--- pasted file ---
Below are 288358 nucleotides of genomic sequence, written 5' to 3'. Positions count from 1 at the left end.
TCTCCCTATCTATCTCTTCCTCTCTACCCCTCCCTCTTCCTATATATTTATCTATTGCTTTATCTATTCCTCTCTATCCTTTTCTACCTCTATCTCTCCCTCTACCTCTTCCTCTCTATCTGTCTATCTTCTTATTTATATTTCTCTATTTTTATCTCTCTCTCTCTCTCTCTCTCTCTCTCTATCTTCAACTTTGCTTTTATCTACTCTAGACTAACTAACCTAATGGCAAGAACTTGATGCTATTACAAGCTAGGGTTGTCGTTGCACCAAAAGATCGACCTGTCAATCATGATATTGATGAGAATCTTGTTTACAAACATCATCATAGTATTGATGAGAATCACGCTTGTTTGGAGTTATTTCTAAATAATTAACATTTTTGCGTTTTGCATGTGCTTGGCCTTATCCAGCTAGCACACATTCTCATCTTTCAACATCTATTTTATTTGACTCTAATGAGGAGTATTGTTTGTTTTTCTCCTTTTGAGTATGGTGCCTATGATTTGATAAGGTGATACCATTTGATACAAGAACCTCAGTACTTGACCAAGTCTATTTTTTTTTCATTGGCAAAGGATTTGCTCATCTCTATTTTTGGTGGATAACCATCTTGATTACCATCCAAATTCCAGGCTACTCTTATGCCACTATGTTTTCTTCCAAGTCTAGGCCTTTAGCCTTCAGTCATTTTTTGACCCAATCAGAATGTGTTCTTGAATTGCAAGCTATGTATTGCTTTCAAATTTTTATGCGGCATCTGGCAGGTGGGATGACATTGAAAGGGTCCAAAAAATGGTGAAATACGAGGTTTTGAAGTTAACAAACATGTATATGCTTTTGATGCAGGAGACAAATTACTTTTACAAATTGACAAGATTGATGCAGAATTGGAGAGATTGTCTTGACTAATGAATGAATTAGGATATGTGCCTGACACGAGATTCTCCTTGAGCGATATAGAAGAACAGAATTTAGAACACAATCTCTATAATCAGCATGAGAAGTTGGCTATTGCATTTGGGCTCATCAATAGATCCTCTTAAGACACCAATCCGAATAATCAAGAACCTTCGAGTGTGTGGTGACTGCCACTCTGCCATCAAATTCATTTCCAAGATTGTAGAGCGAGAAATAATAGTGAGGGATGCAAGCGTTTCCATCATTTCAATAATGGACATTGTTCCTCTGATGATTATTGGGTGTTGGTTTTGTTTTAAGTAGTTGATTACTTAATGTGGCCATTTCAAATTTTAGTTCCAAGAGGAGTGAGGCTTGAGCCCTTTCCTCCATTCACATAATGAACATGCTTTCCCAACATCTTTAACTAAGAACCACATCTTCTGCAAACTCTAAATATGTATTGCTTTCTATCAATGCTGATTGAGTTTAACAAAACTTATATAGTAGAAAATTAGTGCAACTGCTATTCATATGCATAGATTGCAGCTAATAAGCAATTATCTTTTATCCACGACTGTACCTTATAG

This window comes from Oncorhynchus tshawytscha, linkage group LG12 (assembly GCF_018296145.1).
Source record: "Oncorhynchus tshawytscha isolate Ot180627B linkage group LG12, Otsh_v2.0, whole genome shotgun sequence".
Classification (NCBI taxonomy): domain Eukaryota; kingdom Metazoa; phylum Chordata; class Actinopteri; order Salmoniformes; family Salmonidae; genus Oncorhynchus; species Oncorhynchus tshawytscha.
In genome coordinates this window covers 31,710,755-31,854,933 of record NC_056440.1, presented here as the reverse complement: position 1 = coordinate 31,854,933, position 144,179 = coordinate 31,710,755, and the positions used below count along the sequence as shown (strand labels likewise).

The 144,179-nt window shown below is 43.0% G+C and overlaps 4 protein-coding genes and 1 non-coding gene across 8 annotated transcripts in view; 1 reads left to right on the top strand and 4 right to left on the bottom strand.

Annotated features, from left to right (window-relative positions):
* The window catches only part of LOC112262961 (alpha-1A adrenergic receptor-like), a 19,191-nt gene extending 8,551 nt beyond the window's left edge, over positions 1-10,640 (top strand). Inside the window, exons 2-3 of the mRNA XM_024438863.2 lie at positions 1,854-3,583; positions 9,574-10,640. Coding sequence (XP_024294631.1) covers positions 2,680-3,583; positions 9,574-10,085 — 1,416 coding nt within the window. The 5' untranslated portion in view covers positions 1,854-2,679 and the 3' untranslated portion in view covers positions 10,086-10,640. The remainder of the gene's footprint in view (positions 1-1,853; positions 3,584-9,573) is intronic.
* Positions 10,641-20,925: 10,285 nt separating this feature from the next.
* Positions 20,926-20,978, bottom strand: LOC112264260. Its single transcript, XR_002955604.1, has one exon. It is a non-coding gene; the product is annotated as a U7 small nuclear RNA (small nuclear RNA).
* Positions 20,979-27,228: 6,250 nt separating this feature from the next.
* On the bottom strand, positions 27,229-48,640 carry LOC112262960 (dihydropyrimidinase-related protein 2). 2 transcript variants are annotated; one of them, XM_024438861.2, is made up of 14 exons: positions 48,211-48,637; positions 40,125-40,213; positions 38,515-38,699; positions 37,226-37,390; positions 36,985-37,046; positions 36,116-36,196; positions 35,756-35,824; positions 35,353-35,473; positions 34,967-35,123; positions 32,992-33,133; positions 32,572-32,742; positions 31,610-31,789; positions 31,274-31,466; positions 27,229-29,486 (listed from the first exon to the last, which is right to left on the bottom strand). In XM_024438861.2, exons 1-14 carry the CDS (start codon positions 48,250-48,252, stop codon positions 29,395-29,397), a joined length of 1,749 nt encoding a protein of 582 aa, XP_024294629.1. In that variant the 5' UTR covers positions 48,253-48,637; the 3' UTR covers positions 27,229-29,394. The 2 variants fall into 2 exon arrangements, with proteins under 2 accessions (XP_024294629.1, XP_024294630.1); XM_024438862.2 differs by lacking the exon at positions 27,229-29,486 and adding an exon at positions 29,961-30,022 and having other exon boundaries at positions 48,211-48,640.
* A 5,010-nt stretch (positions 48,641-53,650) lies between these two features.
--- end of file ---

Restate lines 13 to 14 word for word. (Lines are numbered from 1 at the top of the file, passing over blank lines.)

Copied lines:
* On the bottom strand, positions 27,229-48,640 carry LOC112262960 (dihydropyrimidinase-related protein 2). 2 transcript variants are annotated; one of them, XM_024438861.2, is made up of 14 exons: positions 48,211-48,637; positions 40,125-40,213; positions 38,515-38,699; positions 37,226-37,390; positions 36,985-37,046; positions 36,116-36,196; positions 35,756-35,824; positions 35,353-35,473; positions 34,967-35,123; positions 32,992-33,133; positions 32,572-32,742; positions 31,610-31,789; positions 31,274-31,466; positions 27,229-29,486 (listed from the first exon to the last, which is right to left on the bottom strand). In XM_024438861.2, exons 1-14 carry the CDS (start codon positions 48,250-48,252, stop codon positions 29,395-29,397), a joined length of 1,749 nt encoding a protein of 582 aa, XP_024294629.1. In that variant the 5' UTR covers positions 48,253-48,637; the 3' UTR covers positions 27,229-29,394. The 2 variants fall into 2 exon arrangements, with proteins under 2 accessions (XP_024294629.1, XP_024294630.1); XM_024438862.2 differs by lacking the exon at positions 27,229-29,486 and adding an exon at positions 29,961-30,022 and having other exon boundaries at positions 48,211-48,640.
* A 5,010-nt stretch (positions 48,641-53,650) lies between these two features.